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View Full Version : Power Nap on all Macs with SSD's Possible?




PhixionFilms
Jul 28, 2012, 12:26 PM
Would it be possible for someone to come out with a crack of some sort to enable Powernap on Macbooks with SSD drives? Or is it some hardware feature left out of the last gen Macbooks?



dbyway
Jul 28, 2012, 12:29 PM
I don't see why anyone would want to..

Tander
Jul 28, 2012, 12:33 PM
I don't see why anyone would want to..

Well I for one would definitely use it!

To be able to update the MacBook and have it in sleep mode = WIN! :D

To answer to OP's question - No, I doubt it. I think there is more to it than just an SSD.

throAU
Jul 28, 2012, 12:46 PM
I suspect it relies on a firmware update, so unless

- apple releases powernap compatible firmware OR
- someone writes their own powernap capable firmware


I doubt it.

specik
Jul 28, 2012, 12:48 PM
This is definitely not going to happy via third-party "cracking" means. Power Nap relies on a SMC firmware update that Apple has issued only to 2011 and newer MacBook Airs and the Retina MacBook Pro.

I don't think it's even possible for someone to write a third-party SMC firmware update, but if it was, would you really trust some third party app modifying the SMC firmware? If something went wrong or wasn't programmed properly you would literally end up with a bricked machine.

Tander
Jul 28, 2012, 12:50 PM
I don't think it's even possible for someone to write a third-party SMC firmware update, but if it was, would you really trust some third party app modifying the SMC firmware? If something went wrong or wasn't programmed properly you would literally end up with a bricked machine.

Very good point. I definitely wouldn't trust it.

throAU
Jul 28, 2012, 12:52 PM
Oh it's certainly POSSIBLE. (there's an openBIOS project for PCs to have an open-source BIOS, for example).

But the difficulty level is quite a bit higher than say, enabling TRIM on a non-apple SSD, or loading previous OS version kernel modules.

And yes, the trust issues of running hacked SMC firmware are certainly a bit of a worry. If someone owns your SMC firmware, they have complete and total control over the machine and there is nothing your AV software or anything else can do about it.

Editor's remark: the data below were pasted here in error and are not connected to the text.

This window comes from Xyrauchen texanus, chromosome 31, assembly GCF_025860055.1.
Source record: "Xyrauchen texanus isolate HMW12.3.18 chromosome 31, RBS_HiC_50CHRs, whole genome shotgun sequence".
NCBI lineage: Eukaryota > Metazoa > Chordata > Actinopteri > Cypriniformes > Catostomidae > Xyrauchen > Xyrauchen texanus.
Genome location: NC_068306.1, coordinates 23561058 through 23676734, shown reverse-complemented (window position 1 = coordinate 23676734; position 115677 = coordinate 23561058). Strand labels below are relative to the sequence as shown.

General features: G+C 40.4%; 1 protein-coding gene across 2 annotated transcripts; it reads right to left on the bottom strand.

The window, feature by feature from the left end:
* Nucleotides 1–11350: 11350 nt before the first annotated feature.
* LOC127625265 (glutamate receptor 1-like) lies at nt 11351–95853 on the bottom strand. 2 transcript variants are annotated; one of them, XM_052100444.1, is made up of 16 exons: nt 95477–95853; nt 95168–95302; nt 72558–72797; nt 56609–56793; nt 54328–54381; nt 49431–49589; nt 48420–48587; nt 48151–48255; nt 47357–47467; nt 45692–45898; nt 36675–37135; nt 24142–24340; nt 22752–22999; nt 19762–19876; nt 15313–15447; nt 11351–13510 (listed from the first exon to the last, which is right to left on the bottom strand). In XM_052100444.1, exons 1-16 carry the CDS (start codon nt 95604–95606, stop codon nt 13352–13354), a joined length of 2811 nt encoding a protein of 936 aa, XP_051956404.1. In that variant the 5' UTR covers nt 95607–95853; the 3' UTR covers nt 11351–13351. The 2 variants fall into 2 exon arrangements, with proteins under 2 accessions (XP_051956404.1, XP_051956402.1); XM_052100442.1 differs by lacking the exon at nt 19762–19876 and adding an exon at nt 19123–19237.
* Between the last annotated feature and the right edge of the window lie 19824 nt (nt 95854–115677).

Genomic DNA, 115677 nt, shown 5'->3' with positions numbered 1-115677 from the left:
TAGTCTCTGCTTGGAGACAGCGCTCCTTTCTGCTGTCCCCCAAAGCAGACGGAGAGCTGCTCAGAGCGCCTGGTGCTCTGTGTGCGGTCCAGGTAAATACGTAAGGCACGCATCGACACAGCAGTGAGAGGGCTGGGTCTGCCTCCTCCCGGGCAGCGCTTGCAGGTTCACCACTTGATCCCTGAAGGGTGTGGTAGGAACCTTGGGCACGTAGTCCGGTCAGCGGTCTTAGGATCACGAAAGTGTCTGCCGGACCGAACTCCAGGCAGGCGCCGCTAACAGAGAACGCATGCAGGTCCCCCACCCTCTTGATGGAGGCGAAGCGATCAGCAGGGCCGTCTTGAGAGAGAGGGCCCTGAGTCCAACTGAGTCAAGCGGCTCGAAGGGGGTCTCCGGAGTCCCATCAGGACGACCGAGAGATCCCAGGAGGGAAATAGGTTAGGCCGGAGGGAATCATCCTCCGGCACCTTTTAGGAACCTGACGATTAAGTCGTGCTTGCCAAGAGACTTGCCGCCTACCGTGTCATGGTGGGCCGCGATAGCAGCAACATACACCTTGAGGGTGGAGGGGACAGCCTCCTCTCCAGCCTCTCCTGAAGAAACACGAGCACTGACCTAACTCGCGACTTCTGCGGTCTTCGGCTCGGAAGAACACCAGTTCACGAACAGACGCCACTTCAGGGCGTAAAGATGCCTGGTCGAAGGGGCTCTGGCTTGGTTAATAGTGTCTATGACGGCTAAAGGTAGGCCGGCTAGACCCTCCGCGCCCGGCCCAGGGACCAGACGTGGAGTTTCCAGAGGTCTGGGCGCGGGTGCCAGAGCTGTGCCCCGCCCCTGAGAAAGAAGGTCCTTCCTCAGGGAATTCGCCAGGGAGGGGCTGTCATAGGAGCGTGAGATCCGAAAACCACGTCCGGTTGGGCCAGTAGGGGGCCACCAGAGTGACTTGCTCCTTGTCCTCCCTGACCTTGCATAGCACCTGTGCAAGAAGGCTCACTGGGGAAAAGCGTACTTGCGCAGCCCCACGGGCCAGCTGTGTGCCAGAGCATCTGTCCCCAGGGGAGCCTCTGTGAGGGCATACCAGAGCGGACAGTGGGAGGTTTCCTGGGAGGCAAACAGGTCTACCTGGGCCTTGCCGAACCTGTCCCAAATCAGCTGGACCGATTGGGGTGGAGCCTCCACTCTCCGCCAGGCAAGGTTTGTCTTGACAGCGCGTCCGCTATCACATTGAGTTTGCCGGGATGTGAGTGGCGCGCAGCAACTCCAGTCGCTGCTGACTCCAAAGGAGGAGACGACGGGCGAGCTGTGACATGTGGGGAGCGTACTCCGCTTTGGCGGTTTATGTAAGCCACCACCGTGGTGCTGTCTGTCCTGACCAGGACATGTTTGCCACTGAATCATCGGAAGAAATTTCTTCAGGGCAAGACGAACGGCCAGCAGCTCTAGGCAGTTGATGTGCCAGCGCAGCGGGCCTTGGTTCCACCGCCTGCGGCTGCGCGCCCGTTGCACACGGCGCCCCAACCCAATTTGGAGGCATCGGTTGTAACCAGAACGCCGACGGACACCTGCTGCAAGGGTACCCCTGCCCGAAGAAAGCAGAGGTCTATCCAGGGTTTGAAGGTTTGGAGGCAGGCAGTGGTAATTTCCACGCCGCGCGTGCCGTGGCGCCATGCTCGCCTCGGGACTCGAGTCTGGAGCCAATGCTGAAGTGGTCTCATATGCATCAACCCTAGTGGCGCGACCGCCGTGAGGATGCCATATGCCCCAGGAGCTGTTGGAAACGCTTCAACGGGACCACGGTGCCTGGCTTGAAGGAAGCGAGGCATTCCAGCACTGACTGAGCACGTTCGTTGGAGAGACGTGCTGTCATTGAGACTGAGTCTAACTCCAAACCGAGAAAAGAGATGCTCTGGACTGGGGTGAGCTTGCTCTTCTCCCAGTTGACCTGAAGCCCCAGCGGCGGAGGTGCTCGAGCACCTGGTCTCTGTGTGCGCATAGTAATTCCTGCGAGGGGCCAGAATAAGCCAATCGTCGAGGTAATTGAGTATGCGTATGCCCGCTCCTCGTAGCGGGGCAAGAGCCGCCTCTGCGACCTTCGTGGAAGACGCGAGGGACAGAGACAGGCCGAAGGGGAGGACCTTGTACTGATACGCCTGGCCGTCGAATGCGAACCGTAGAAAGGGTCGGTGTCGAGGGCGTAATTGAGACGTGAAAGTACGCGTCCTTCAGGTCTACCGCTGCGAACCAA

If i wanted to infect a huge proportion of the mac population with malware that was extremely difficult to detect/remove, a hacked firmware to enable some new feature would be the ideal infection vector. Enable the shiny new feature, lay dormant for 6 months (long enough to gain trust, and a user base), and then wreak havoc.

specik
Jul 28, 2012, 01:25 PM
Oh it's certainly POSSIBLE. (there's an openBIOS project for PCs to have an open-source BIOS, for example).

But the difficulty level is quite a bit higher than say, enabling TRIM on a non-apple SSD, or loading previous OS version kernel modules.

And yes, the trust issues of running hacked SMC firmware are certainly a bit of a worry. If someone owns your SMC firmware, they have complete and total control over the machine and there is nothing your AV software or anything else can do about it.

If i wanted to infect a huge proportion of the mac population with malware that was extremely difficult to detect/remove, a hacked firmware to enable some new feature would be the ideal infection vector. Enable the shiny new feature, lay dormant for 6 months (long enough to gain trust, and a user base), and then wreak havoc.

I know it's possible on a PC. But this is a Mac we're talking about. Patching a BIOS on a PC is different than patching the SMC on a Mac.

throAU
Jul 28, 2012, 01:52 PM
I know it's possible on a PC. But this is a Mac we're talking about. Patching a BIOS on a PC is different than patching the SMC on a Mac.

It really isn't that different - the update is downloaded and applied. On the PC the code isn't generally even signed, but on the mac whether it is or not it is still possible.

Anything is possible - apple created the machine so with enough effort someone can reverse-engineer/hack it given enough time, resources and motivation.

Whether it involves hardware hacking (removing the flash/eeprom and inserting your own) or whatever is another question.

I mean, the PS3 has custom firmware available and that is far more locked down than the mac.

Its just a case of effort/$ vs whether or not someone is bothered enough to pursue it. My bet is that it won't happen.


However, many people think firmware is something special. It's not. The possibility is out there for people to write viruses infecting the firmware in your video bios, your EFI, etc.

So long as they can flash the firmware (and even with code signing, a stolen code-signing or brute force key collision cert can make this easy enough), it is possible. If people think the flame and stuxnet malware were impressive, well, they're just the tip of the icerberg in terms of what would be possible given enough time and motivation.

the1akshay
Sep 15, 2012, 05:06 AM
I'd love that.

I have a 2010 MacBook (white), with which I've taken out the disc drive and replaced it with an SSD.

ideaman924
Feb 4, 2014, 02:21 AM
a possible workaround would be to disable the sleep and not let the mac hibernate, but there would be two problems.

1. There would be too much battery usage.

2. and anyway, why do we want power nap? for the auto update anon emails, apps and stuff, thats why

for those of you who's interested in my workaround, try
nosleep
in google-code.